In order to discuss your parent's medical issues with her doctor, you must have access to her medical records. The Health Insurance Portability and Accountability Act (HIPAA) protects the privacy of these records, so you'll need your parent to notify her doctor that it's okay to share that information with you.
If your parent has just been diagnosed with Alzheimer's and her mental state is deterioriating, time is really of the essence. Here are the questions to ask your parent's medical provider:
Why do you think it's Alzheimer's disease and not something else?
The doctor's explanation of how he arrived at a diagnosis will help you gain a better understanding of your parent's condition. It's also your best response to the denial often voiced by family members or your parent herself. Ask how the doctor distinguished your parent's condition from other illnesses or other types of dementia. Make sure you're clear on how your parent's condition differs from "normal" aging.
What stage of the disease is my parent in now?
Although Alzheimer's progresses along a gradual continuum, the disease is typically divided into early, middle, and late stages. Alzheimer's affects each person differently and its stages overlap a bit, but there are common patterns. Knowing the stages and patterns enables you to help your parent manage her symptoms and to plan ahead. Ask the doctor what makes him think your parent is in a particular stage.
If your parent is in early Alzheimer's, ask for suggestions on how to make her daily life easier and help her maintain her independence for as long as possible. Ask specifically, "What does my parent most likely need from me right now?" The doctor may offer advice on how you can help make your mother's home safer, how to manage her routine, and how to assist with her medical care (such as keeping up with appointments and taking medications correctly and on time).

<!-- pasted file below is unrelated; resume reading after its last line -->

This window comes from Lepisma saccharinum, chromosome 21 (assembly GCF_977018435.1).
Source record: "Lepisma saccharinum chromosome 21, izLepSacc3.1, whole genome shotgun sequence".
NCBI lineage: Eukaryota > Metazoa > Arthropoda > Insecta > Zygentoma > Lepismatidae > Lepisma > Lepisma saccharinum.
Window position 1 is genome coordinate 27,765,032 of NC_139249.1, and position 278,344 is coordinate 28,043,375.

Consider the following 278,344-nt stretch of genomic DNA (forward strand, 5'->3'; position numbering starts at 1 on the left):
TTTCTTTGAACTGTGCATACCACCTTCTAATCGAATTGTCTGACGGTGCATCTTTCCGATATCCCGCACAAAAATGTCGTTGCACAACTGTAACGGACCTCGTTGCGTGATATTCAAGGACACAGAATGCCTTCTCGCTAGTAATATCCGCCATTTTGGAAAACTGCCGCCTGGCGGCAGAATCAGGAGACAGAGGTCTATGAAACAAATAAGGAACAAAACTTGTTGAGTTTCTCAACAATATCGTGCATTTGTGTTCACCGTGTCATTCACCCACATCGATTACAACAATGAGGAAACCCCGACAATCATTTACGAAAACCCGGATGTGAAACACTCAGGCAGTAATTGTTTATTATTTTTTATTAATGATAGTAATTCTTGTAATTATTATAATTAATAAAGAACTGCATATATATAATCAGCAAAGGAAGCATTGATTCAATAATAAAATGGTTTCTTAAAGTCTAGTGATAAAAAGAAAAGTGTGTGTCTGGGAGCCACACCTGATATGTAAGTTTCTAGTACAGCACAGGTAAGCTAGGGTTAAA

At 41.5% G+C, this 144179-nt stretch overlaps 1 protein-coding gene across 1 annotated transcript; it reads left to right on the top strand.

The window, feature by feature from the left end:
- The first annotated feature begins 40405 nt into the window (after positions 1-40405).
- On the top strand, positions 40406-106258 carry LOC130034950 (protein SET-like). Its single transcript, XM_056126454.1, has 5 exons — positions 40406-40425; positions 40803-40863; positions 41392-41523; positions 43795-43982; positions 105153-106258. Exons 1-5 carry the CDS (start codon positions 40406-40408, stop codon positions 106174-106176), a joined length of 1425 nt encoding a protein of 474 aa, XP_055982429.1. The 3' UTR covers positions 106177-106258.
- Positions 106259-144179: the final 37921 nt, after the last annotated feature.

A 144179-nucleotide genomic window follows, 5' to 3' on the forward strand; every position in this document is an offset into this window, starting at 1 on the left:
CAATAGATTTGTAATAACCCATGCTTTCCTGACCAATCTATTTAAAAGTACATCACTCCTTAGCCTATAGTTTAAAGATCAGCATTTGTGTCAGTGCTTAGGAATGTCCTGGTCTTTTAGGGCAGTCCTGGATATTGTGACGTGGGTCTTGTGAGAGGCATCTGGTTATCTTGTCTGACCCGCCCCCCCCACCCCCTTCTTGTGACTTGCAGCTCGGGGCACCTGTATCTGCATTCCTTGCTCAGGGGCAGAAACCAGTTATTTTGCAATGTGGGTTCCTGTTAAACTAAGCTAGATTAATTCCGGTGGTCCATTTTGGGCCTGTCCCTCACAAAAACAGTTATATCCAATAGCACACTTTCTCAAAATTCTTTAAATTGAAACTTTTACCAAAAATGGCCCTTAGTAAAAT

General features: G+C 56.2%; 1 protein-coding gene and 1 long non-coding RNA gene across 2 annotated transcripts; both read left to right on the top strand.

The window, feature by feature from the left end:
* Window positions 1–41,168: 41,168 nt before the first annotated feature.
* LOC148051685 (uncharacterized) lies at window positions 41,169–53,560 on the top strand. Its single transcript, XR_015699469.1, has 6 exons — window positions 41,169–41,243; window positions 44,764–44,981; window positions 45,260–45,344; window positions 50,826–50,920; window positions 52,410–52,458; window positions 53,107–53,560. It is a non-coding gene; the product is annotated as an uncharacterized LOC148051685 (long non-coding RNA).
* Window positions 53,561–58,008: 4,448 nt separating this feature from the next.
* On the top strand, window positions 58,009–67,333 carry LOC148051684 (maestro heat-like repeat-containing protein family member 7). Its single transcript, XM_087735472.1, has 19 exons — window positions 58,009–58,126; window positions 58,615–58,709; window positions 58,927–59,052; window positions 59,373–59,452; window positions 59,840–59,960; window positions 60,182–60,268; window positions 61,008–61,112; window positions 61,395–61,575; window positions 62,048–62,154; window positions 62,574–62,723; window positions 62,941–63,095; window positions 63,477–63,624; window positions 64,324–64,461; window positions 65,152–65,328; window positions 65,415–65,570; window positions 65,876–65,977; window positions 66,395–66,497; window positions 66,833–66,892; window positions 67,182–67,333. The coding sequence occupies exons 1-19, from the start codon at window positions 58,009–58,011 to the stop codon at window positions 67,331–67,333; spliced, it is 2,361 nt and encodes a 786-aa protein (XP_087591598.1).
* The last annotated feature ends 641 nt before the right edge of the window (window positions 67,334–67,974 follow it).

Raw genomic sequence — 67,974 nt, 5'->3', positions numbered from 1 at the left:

What can I expect in the next stages?
Knowing what lies down the road as the disease progresses helps you think ahead. Together, you and your parent's doctor can create a comprehensive care plan. The physician can identify issues that you'll likely need to address and ways to cope with them. In addition, ask about which skills your parent may retain in each stage and how you can help her make the most of them. Now is also a good time to ask about recommended books or other reference materials and resources on Alzheimer's disease.
More Doctor Questions
What medications are available to help my parent?
Several prescription drugs may be used to slow or improve (but not reverse) the symptoms of Alzheimer's. They don't work in all patients, however, and your parent's doctor may or may not recommend one.
For each medication the doctor mentions, make sure you understand its specific purpose -- which symptom it treats and how -- as well as any possible side effects. Ask what you should do if your parent happens to miss a dose or take the wrong dose, and find out how to make keeping track of medications easier for your parent.
Also check with the doctor before your parent starts using any herbal remedies. Ask whether he thinks they're effective (based on the latest research), whether there might be harmful side effects or interactions with drugs your parent is currently taking, and what dose would be safe to use. Don't forget to mention vitamin supplements your parent uses or wants to use in any discussion of medicine.
What non-drug therapies are available to help my parent?
The majority of support available to someone with Alzheimer's isn't from drugs. Given the medical emphasis in many doctor's offices, your parent's doctor may neglect to mention them, so it's an important topic to bring up.